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Your Broker and Your Best Interest: New SEC Rule

6-30-2019 - The Securities and Exchange Commission on June 5 introduced the "Regulation Best Interest" rule, intended to protect investors and help them make more informed decisions. Consumer advocates say it does not go far enough to protect the public, and also makes it more difficult for consumers to distinguish between services offered by investment advisors and broker-dealers. 

Assuming no legal challenges produce delays, the rule is scheduled to go into effect June 30, 2020. Here is what you can expect from your Investment Advisors and Broker-Dealers:

  • Investment Advisors: The rule leaves unchanged the requirements for investment advisors. They must continue to adhere to the “fiduciary standard” as in the past. That means they must prioritize their retail clients' interests above their own interests. 
  • Broker-Dealers: Currently, broker-dealers must adhere to the "suitability" standard. Under this standard, a broker so inclined may make investment recommendations to retail clients that are "suitable" - but potentially less prudent and more lucrative to the broker-dealer than other options. Detractors of the new rule say it does not effectively define "best interest" and provides little improvement over the former suitability standard. The rule does however provide brokers with some guidance on avoiding conflicts of interest. Examples include eliminating contests and bonuses for selling only certain products; avoiding offering only a limited menu of proprietary investments, etc.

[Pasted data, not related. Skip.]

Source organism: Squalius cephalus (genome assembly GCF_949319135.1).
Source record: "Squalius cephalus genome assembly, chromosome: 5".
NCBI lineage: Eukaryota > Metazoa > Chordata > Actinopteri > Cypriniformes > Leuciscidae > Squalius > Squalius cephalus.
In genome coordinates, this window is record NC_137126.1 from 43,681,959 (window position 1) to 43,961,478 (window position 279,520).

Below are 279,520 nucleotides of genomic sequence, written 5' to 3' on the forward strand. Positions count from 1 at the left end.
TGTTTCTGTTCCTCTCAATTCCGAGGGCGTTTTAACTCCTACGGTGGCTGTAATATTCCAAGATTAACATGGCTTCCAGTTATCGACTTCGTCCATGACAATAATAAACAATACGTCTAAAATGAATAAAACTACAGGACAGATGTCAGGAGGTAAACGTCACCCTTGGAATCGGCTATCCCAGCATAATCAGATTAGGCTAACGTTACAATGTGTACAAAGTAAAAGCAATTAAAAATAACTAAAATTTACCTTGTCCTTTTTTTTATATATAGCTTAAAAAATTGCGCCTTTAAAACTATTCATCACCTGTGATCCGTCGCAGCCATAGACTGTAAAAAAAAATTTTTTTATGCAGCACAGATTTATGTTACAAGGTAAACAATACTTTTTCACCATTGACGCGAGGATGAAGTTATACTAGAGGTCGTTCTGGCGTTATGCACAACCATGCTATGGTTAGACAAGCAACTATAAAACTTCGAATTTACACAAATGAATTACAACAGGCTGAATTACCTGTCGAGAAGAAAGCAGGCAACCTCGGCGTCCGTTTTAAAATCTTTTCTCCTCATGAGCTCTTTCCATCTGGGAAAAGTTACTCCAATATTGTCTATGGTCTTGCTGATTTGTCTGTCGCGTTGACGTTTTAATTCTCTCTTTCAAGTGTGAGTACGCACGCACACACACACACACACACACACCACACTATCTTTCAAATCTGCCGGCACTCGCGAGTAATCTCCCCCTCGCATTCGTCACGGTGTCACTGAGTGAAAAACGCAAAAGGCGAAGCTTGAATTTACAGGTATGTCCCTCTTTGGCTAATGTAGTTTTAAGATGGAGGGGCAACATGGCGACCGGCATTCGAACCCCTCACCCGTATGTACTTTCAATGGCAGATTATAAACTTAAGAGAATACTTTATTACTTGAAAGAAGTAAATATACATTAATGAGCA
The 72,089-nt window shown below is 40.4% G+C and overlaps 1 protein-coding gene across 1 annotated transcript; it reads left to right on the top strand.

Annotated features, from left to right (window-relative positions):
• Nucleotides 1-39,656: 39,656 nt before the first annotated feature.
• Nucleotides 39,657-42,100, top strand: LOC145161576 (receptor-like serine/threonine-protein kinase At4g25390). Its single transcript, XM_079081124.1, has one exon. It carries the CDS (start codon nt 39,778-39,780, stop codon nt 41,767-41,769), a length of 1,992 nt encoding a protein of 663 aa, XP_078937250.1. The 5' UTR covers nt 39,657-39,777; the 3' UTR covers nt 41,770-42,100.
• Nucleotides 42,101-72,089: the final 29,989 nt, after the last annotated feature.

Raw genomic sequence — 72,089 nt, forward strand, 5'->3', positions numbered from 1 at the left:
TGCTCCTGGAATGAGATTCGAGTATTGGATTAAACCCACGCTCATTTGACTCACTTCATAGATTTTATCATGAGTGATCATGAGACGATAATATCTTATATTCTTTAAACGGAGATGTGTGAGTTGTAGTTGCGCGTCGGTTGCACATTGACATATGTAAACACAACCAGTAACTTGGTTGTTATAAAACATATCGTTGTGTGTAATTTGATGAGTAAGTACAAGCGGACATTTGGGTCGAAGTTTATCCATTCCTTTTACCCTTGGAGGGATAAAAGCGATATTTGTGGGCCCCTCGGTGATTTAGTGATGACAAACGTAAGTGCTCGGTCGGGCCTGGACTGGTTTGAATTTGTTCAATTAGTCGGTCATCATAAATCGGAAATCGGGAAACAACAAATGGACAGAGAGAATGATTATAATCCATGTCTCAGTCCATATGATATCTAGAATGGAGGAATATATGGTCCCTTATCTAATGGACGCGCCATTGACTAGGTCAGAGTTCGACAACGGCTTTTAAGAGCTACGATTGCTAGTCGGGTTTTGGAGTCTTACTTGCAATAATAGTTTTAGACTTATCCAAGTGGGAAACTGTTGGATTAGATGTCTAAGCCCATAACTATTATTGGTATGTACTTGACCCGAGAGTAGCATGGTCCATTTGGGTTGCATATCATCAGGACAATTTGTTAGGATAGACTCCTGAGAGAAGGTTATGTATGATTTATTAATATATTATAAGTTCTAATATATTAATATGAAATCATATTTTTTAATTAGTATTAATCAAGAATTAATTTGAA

• Investment Advisors and Broker-Dealers: Both investment advisors and broker-dealers must provide retail clients with a new "Client Relationship Summary" form outlining the nature of the services offered, fee structure, etc. 

You can read about the new SEC rule and the Client Relationship Summary here. 

Retirement Accounts: The new SEC rule does NOT affect retirement plans. The Department of Labor in 2016 issued a rule that would have made anyone providing guidance on retirement accounts to adhere to the fiduciary standard, but that rule was struck down in 2018.  The DOJ is now re-formulating the rule. It is widely believed that it will dovetail with SEC policy. 

What Should You Do Now? As always, be informed and ask questions! Know the difference between the fiduciary duty required of an investment advisor, and the best interest duty required of a broker-dealer. Always ask the person advising you if he/she adheres to a fiduciary standard, and get the answer in writing. Do not accept a verbal response such as, "We act in your best interest." Always ask why a particular course of action is recommended, what the fees are, and what other investment alternatives are available.

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